We all pretty much know how it is going to go in the coming months. The Covid-19 restrictions are going to continue to lift. The nation will get back to business. Still, people will be hesitant, scared. There will also be restrictions that hold us back—limits on the number of folks in a restaurant or the line at the grocery store. So the economy will improve slowly, unsteadily. Most experts say next year will be a time of explosive growth. Wonderful. But we have to get through the next 7 months first.
So what kind of leadership will get you through to the other side? You already know, but let me remind you:
- Paint the victorious “other side” in brilliant colors. Describe it. Talk about it. Sell it to your team. Describe what Christmas is going to feel like when we have broken through.
- Embody what you want your team to do. Roll up your sleeves. Be on the factory floor. Show up. Eat with folks. Work hard. Let your actions inspire.
- Tell stories. Remind folks of whatever lights their jets. Jesus. The Crimson Tide. The pioneers in whatever state. Our grandparents. Heroes of the firm. Tell stories. Ignite hearts.
- Restore simple pleasures. One CEO friend is showing up at the end of the day with glasses and a bottle of bourbon from his own kitchen. Another is showing up at lunch with a bag of fresh burgers and fries. A company I advise is restoring 10 minute massages for all workers (there’s a socially safe way, apparently) and another is restarting its traditional joke competition. You get it. You’ll know what to do.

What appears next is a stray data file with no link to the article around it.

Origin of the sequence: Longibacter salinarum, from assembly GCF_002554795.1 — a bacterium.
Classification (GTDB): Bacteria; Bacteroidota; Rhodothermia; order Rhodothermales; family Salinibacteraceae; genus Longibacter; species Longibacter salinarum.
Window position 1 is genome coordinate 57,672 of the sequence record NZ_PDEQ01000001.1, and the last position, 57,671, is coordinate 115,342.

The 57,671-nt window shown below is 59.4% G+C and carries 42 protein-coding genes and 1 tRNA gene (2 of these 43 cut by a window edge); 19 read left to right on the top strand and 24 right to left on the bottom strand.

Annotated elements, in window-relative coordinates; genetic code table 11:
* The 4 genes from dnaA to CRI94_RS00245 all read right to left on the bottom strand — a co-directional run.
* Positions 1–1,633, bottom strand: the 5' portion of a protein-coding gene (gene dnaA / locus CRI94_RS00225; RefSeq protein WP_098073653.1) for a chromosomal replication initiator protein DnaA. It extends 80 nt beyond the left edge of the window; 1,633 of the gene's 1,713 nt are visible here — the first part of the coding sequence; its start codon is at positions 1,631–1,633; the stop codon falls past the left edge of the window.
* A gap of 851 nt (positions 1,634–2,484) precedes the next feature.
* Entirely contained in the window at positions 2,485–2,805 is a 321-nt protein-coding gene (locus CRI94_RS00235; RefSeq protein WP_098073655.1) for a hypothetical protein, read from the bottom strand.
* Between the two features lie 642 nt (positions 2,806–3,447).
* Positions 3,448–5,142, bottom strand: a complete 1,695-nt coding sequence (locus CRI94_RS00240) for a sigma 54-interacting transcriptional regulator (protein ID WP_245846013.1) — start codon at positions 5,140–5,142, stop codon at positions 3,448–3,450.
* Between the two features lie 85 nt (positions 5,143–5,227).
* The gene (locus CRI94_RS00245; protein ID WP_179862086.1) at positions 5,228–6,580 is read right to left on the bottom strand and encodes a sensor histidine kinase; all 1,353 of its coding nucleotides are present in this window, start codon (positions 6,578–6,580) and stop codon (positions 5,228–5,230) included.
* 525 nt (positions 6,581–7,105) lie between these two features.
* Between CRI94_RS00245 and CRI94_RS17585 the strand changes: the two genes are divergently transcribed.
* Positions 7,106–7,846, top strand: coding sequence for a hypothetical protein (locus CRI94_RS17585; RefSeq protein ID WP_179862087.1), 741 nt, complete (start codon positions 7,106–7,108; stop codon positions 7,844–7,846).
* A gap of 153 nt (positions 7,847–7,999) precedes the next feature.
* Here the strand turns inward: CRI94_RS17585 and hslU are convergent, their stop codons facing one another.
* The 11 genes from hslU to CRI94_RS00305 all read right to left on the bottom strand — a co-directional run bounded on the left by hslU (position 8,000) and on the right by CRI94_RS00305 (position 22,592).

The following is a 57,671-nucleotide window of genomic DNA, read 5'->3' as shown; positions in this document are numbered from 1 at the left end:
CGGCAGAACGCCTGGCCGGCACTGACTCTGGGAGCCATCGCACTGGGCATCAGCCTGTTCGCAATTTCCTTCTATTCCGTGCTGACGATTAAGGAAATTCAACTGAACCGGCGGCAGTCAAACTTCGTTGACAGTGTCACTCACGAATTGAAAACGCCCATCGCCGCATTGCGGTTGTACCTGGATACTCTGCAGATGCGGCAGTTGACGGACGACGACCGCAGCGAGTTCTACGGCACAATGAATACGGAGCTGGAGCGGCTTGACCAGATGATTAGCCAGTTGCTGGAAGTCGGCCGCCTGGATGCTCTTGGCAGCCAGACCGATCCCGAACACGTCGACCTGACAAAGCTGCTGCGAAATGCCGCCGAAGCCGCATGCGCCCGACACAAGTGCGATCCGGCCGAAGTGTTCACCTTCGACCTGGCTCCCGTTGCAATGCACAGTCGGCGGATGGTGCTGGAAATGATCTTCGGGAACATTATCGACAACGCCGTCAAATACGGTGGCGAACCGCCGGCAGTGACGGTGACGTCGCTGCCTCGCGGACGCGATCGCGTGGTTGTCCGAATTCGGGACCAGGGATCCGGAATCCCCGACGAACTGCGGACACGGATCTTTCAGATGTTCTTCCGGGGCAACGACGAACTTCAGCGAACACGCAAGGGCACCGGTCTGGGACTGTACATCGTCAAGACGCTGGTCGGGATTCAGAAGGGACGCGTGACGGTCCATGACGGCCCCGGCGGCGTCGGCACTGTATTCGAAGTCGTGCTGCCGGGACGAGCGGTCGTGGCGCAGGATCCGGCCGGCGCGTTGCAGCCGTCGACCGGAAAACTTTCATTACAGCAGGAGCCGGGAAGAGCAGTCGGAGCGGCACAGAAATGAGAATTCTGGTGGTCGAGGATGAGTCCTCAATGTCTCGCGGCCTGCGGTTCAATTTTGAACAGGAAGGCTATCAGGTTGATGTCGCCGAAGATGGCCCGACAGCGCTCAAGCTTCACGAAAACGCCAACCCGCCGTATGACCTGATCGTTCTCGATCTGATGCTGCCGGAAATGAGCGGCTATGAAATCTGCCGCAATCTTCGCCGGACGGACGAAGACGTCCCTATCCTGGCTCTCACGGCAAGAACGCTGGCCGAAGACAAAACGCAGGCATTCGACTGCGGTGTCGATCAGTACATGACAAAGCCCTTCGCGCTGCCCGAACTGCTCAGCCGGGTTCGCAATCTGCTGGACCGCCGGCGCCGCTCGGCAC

- Keep this principle in mind: high tech / high touch. People are isolated from each other and forced to do more work online. They’ll need a corresponding dose of high touch—meaning warm human connection. What does that mean in your leadership? You’ll figure it out.
- Reward people. For everything from showing up to breaking sales records, with everything from cupcakes to big trips. Get your team eager to earn a better future in big and small ways.
- Inspire. Inspire. Inspire. Inspire.
- If you have to lay people off, do it kindly and make sure you narrate it fully to those who remain. People understand the times. They don’t understand cruelty and will not forget. Be kind.
- A thought for you: If someone has to go, perhaps it’s not the traditional targets—lower level staff. Perhaps it’s the highly paid jerk in the C Suite whose been frustrating everyone for years anyway. Again, don’t be cruel. I’m not trying to be cruel here. Just consider where downsizing will really do the most good.
- Finally, consider discarding the petty and privilege-oriented requirements in your firm—if there are any. Don’t ask more from your team and then make their lives difficult with unnecessary requirements that are based on some upper-exec’s ego. I’m being broad on purpose. Take a look at your firm through this lens. You’ll find what needs to go.
Good days really are ahead and we really will be celebrating victories come Christmas and New Year’s. Just lead well to get us to that point. I know you will.